“My sister told me that breastfeeding was hideous for a fortnight”

“I read that a correct latch should be painless”

“Everyone says that breastfeeding hurts for the first few weeks and then your nipples settle down”

“The midwife explained that sore nipples are normal because they have never had this much attention before!”

It seems that there is conflicting information on pretty much everything to do with parenthood! Who is right? Should breastfeeding hurt? And if it does, what can you do about it?

Should breastfeeding hurt?

I suppose, in short, not really! Pain is generally a sign in the body that something is wrong and a prompt to do something about it.  I am not denying that many women get sore nipples. However, experience tells me that in most cases we can work together to reduce the pain or make it go away entirely.

So why do many women find breastfeeding painful?

There are several factors at play here. It is true that most of us are not used to having someone suck on our nipples for up to 12 hours a day, and some sensitivity might be expected.  It is also true that while sucking is an instinct for most babies, it can take baby and mum some time to work out how to get the best fit together.

In my experience, nine times out of ten, a woman gets sore nipples from less than perfect positioning and attachment.  Often the baby is tugging the nipple away from where it naturally hangs, or baby is not deeply attached so they squash the nipple against the roof of their mouth. Either way, the nipple tends to come out of baby’s mouth looking pinched and can even get cracked and bloody. Not surprisingly, a mother can start to dread the next feed. Sometimes this kind of squishing results in vasospasm, which causes the nipple to go white during and after feeds and gives shooting pains in the breasts even between feeds. Mothers are often misdiagnosed with nipple thrush, when actually incorrect attachment is the issue.

The good news is that a lactation consultant can often really help to see what is going on and stop the pain. I have worked with so many women who delightedly exclaim “oh wow, it isn’t hurting, this is so lovely” when we find a position that works for them, even when they had been about to give up breastfeeding five minutes beforehand. Here is more information on achieving a good latch https://www.helpmebreastfeed.net/does-this-latch-look-right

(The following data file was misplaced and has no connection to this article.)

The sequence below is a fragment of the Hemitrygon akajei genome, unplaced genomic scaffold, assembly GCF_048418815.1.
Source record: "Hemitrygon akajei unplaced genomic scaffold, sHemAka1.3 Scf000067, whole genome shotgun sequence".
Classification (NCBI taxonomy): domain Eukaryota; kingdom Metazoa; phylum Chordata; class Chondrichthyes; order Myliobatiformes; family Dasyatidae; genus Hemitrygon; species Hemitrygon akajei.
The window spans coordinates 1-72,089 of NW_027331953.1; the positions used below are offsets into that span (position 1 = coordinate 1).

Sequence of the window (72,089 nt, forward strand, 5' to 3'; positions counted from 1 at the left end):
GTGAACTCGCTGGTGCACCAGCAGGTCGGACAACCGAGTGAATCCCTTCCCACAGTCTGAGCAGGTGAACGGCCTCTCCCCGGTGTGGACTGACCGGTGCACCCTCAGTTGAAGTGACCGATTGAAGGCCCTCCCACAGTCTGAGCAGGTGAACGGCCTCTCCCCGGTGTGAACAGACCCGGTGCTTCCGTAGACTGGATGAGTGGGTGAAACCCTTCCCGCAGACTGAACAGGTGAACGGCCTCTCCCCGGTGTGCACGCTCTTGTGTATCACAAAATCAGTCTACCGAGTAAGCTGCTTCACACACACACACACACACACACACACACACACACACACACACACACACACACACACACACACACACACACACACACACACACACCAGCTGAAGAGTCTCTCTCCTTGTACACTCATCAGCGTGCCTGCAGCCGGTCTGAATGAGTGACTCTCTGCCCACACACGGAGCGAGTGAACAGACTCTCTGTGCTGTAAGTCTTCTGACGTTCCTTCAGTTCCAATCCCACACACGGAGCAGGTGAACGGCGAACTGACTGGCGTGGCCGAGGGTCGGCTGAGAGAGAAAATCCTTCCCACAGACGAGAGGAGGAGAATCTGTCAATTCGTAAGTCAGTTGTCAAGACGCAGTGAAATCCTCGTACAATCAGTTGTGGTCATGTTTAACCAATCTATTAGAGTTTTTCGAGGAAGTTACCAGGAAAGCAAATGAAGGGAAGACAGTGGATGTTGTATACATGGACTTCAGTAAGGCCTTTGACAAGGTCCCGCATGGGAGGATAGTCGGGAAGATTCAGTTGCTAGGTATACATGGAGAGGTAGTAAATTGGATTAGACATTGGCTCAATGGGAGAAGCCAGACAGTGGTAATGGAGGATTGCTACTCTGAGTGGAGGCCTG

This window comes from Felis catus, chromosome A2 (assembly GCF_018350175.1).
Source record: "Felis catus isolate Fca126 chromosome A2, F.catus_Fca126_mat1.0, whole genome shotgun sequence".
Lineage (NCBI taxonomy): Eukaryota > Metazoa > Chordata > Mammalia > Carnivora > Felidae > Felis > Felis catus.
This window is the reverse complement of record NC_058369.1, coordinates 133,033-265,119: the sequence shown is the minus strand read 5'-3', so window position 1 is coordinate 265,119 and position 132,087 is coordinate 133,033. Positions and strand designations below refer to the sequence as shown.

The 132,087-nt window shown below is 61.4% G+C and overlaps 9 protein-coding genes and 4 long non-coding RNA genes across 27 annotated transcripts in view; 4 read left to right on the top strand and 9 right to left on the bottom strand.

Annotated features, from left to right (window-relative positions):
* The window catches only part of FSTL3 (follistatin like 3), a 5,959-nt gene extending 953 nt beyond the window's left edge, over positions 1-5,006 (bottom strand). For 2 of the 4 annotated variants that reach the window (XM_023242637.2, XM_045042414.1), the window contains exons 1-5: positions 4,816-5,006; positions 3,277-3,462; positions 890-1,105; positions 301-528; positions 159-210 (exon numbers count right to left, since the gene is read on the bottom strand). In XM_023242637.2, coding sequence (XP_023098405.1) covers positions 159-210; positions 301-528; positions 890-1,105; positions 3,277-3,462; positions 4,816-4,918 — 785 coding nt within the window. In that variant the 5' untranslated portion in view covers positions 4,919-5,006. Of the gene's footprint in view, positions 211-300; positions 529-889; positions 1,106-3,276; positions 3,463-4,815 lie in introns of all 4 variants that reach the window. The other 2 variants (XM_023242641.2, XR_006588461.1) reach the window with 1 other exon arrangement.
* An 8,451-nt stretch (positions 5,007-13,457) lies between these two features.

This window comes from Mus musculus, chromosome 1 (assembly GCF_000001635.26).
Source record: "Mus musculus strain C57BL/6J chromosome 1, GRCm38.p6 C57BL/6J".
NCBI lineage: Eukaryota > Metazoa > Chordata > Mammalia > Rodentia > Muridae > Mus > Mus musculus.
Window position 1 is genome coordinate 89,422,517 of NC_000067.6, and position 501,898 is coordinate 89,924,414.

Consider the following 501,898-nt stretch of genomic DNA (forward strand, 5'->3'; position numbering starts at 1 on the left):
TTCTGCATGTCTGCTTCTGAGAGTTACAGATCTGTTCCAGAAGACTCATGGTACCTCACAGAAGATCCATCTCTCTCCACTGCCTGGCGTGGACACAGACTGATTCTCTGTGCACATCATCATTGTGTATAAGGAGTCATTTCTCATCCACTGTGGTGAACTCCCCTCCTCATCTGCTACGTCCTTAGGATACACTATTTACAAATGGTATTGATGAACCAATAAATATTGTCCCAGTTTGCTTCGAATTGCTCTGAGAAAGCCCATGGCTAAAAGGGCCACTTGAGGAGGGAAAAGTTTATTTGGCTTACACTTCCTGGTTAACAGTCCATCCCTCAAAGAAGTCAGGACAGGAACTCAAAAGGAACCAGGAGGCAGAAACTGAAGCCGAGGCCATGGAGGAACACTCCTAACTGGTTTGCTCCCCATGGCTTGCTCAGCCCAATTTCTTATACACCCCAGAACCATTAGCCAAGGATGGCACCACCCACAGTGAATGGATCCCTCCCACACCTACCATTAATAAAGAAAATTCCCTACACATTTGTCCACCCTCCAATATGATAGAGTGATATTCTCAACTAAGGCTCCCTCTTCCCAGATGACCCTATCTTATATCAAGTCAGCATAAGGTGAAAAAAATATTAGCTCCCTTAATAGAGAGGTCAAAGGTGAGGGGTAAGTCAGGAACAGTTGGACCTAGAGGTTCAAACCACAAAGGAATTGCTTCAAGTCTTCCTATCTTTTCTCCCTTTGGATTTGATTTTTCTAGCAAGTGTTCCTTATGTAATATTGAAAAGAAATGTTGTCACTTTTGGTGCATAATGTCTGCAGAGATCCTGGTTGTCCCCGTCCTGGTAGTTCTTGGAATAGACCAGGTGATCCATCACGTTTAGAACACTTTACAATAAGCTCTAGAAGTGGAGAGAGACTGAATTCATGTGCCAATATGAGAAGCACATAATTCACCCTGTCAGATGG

Most GPs, midwives and health visitors are not extensively trained in breastfeeding. Having a quick glance at you and saying “it looks alright to me” is not the same as a proper assessment of a breastfeed. If you are in discomfort, please seek out some trained support.

On occasions, it isn’t a position and attachment issue.  There are wide variations in babies’ mouths and tongue function that can impact on feeding.  If you are unsure, please get referred for specialist assessment.

It is estimated that anything up to 10% of babies are born with a tongue-tie when the piece of skin (frenulum) from the base of their tongue to the floor of their mouth may restrict the movement of their tongue. These babies may have trouble staying on the breast, and often have “crunchy” shallow sucks that hurt the nipple.  While working on positions and attachment can often help, in severe cases it is unlikely to resolve the pain entirely. If you think that tongue-tie might be your issue, please ask your midwife or GP for a referral to a specialist who can fully assess the tongue function and if necessary perform a simple surgical procedure to release the frenulum.